a great-grandson discovers documents about his great grandfather. Creates a Facebook profile for him. Fascinating way to memorialise the past in the present.
timely. just finished editing the chapter on death yesterday.
Walter, T., Hourizi, R., Moncur, W. and Pitsillides, S. (2011). Does the internet change how we die and mourn? An overview. Omega: Journal of Death and Dying, 64(4): 275-302.
full text (pdf)
Very interesting overview of recent research. Here’s the abstract:
The article outlines the issues that the internet presents to death studies. Part 1 describes a range of online practices that may affect dying, the funeral, grief and memorialisation, inheritance and archaeology; it also summarises the kinds of research that have been done in these fields. Part 2 argues that these new online practices have implications for, and may be illuminated by, key concepts in death studies: the sequestration (or separation from everyday life) of death and dying, disenfranchisement of grief, private grief, social death, illness and grief narratives, continuing bonds with the dead, and the presence of the dead in society. In particular, social network sites can bring dying and grieving out of both the private and public realms and into the everyday life of social networks beyond the immediate family, and provide an audience for once private communications with the dead.
— Bell, G. (2011, Dec). Life, Death, and the iPad: Cultural Symbols and Steve Jobs. Communications of the ACM, 54(12): 24-25.
Foot, K., Warnick, B. and Schneider, S. M. (2005). Web-Based Memorializing After September 11: Toward a Conceptual Framework. Journal of Computer-Mediated Communication, 11(1), article 4.
I’m not sure I agree with this. Online and offline memorialisation sites may have different forms, but I argue the meanings for the mourners and their functions remain the same.
Foot and Schneider argue primarily that the hypertextuality - i.e., being able to link around (with the associated personal political decisions implicit or explicit therein) - and the opportunity for those “besides the original site producer” to contribute their own politics/agendas to the place of mourning/memorialisation, are the things that make the web different for this purpose.
I wonder, however, whether the public-ness of the web makes mourning for an individual more like mourning for a public event (e.g., 11 Sept 2011, 7 July 2007 etc) or whether the public-ness is simply another public placeholder, like a physical tombstone: no one is restricted from visiting it and paying his or her respects.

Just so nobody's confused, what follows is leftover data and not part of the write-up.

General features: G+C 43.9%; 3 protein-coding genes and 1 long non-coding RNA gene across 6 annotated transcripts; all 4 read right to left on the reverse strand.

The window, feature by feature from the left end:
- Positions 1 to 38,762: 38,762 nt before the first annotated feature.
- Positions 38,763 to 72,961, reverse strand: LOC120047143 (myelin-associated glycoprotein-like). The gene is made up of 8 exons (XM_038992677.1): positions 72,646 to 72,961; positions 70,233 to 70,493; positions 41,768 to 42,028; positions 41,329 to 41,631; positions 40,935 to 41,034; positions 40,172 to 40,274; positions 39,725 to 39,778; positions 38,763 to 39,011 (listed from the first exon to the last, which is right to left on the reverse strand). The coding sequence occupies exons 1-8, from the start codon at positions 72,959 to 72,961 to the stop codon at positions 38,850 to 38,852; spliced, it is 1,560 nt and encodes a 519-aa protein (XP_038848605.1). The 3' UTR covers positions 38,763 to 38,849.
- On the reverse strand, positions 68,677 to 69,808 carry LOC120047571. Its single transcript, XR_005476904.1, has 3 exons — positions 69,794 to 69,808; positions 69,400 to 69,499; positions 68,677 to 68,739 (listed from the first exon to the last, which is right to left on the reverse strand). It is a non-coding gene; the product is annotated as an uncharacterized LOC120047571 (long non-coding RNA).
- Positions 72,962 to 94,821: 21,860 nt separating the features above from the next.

To wit, they make this interesting observation/draw this conclusion:
these Web sites and others served as scenes of collective action and cultural performance (Browne, 1995). They enabled witnesses to contribute to rescue efforts, express their shock and horror, and provide comfort to others. In so doing and insofar as they were archived, these sites presently contribute to the historical record of the attacks. They represent a version of the past which, when taken in concert with other versions, can provide a variegated picture of the forms of social action and reaction that marked post-September 11 events—and this picture contributes to our present understanding of how these events were experienced and understood.
from Parkes, C.M., Laungani, P. and Young, B. (1997). Death and Bereavement Across Cultures. Psychology Press: Hove, UK.
And a nice reality check for Modern (Wo)Man:
Each generation and each society has come up with its own solutions to the problem of death and has enshrined them in a complex web of beliefs and customs which, at first glance, seem so diverse as to be impossible to digest. Yet there are common themes that run through all of them.
Let’s see how they present themselves on the web then, shall we?
The authors of this edited volume are psychiatrists, and highly respected in the field of grief and bereavement.
One example of the cultural contextuality of death practices and beliefs:
As with Victorian religion and society at large, spiritualism sought to successfully integrate the traditional spiritual beliefs with the new tenets and methods of science (and the new confidence inspired by science). One writer claimed that “authority, in the world of physical science is backed up by the knowledge that it can always be checked,” as assertion that the modem religions of the nineteenth century and spiritualism hoped to be able to duplicate.
Thanks, medical science.
Interesting also that the author describes the relationship between “the scientific approach to spiritualism” and “the new field of psychology”, particularly how spirtualists rationalised their science using theoretical constructs of the self that were emerging in my own field:
One writer applauded the discovery of the concept of “personality,” of a mental being wholly separate from the physical self, and related this as a “scientific proof” of the possibility of the “survival of the human personality after physical death.”
Points to a new rationalisation during that period of the concept of a soul separate from the physical human: “The general principle of spiritualism, that the soul was immortal, was seen to be proven by science”. This has been under debate throughout human history, and seems to be learned at an early age.
Frankenstein was, of course, the artificial intelligence debate of the Romantic Period.
In Gregory, C. (1989-1990). A Willing Suspension of Disbelief, The Student Historical Journal, Vol 21: Loyola University.